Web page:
There are some good recommendations in the comments that I am going to try:

1. Refrigerating the Crisco (I’ve tried with frozen butter before but still fail)
2. Using pastry cutter instead of food processor
3. I’ve used the wax paper rolling method and when I finally produced a usable ball of dough, this method worked really well!
4. Vodka…never heard of that but if a recipe involves alcohol, I’m all in!

I’m motivated to try again after reading this post…we shall see

Bette I on 12.24.2013

I have been making pie crust using the same recipe for over 50 years–it is the one Sheilaskitchen posted.. It was originally in the Betty Crocker cookbook I received as a wedding present, I have tried other recipes but always come back to “old faithful”., ingredients are just measured, stirred and rolled out between waxed paper. I think it is a “healthy” recipe since it uses vegetable oil and no animal fat. Ha! I keep telling myself that as I eat my piece of pie!

Nancy Horton on 12.22.2013

A co- worker gave me this recipe for Never Fail Pie Crust. It is GREAT. Makes a LOT of Dough. if not using it all I put a baseball size lump of dough in a zip lock bag, mash it flat, and toss it in the freezer till I need it

Joyce’s Never Fail Pie Crust

Makes enough dough for 4 double crust pies

5 Cups Flour, 1tsp salt 2 cups lard(best) or shortening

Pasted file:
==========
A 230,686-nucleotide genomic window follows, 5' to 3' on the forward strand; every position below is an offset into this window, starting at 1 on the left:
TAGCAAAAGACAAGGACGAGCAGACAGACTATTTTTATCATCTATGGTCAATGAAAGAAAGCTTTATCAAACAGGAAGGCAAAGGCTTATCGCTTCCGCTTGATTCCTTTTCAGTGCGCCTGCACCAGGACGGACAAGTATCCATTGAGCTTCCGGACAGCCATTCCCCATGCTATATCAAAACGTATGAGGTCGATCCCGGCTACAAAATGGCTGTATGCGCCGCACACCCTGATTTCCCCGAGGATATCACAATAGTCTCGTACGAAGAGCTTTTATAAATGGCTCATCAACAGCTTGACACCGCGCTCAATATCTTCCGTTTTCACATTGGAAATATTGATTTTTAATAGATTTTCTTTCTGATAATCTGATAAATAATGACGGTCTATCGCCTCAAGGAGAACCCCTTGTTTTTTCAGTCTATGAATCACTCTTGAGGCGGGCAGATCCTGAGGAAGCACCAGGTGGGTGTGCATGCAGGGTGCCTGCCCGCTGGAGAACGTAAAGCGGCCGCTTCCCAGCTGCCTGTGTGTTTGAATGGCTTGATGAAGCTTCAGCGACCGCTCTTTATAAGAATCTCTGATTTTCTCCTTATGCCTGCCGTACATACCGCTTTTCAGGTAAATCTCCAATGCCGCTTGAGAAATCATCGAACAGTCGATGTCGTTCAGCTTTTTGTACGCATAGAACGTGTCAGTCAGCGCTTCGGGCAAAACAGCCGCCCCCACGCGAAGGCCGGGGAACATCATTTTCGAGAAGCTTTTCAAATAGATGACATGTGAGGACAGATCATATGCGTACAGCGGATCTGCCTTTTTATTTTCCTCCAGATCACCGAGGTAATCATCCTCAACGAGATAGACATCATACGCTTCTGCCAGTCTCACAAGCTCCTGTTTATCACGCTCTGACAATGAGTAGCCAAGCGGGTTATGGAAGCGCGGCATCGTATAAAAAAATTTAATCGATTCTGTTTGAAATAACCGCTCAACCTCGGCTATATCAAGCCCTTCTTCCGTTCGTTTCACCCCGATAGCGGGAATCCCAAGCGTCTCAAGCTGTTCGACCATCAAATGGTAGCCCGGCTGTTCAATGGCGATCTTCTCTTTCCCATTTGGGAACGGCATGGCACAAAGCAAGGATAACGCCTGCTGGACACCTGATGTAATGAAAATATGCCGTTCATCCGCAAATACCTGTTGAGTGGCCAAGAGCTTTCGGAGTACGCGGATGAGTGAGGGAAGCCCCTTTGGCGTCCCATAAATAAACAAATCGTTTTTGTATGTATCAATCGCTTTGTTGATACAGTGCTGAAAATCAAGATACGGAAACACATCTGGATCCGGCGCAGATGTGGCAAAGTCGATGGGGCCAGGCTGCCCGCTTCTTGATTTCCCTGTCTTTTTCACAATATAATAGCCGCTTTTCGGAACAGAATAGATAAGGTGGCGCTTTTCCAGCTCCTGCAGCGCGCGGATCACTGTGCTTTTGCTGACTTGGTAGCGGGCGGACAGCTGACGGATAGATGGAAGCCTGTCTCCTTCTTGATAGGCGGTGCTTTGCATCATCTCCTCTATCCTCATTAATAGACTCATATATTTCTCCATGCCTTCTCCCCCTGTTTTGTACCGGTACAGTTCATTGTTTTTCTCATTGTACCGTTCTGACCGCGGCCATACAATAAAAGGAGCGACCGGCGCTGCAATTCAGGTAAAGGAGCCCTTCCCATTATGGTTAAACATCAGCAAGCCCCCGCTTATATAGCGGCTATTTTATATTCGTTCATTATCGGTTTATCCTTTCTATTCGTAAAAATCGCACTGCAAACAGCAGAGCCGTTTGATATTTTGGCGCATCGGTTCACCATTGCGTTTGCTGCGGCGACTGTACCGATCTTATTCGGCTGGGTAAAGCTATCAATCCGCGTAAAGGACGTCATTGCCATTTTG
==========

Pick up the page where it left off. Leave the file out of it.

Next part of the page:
1 TBS Cider vinegar & 1 egg, well blended in a 1 cup measure
Fill cup with ICY COLD water to make one cup

Can be re rolled several times without making the crust tough. Dough patches easily if it tears. Just pinch it back together & roll over it. If desired, freeze the remaining dough in a zip lock bag until needed Can make pies, or crust, then freeze and bake when desired.
Instructions
Blend flour, shortening and salt until crumbs resemble corn meal, using food processer, pastry blender, or your hands, whatever you prefer. Stir in egg, vinegar, water mix with a fork. Knead until well blended. If sticky add more flour sparingly.
Pinch off a baseball to softball size section of dough Roll out on a floured linen towel. ( I wrap it around my lg nylon cutting board first, to keep it from sliding all over the counter) Or if you have a lg wooden cutting board, that works well without the towel. Flour rolling pin frequently to prevent sticking. Use a light hand when rolling,
When dough is ½ the desired size, turn it over, re flouring the surface you are rolling it out on, and the rolling pin. When desired size fold the crust in 1/2 and transfer to pie tin, then unfold. Pat into pan, trim crust, leaving 1” overlap. Finish edge as desired.
Follow your recipe for the desired pie

Avatar of Karlajean Becvar

Karlajean Becvar on 12.21.2013

I learned this secret a while back and it has never failed me. Make sure when you are mixing the dough that every single piece of flour is touched by the lard, shortening, or butter that you are using! I always use a pastry cutter…

Pat on 12.19.2013

I’ve heard that when making the crust that you should use vodka instead of water. Vodka makes the crust crispy and light. Never tried it because a always buy mm y crust.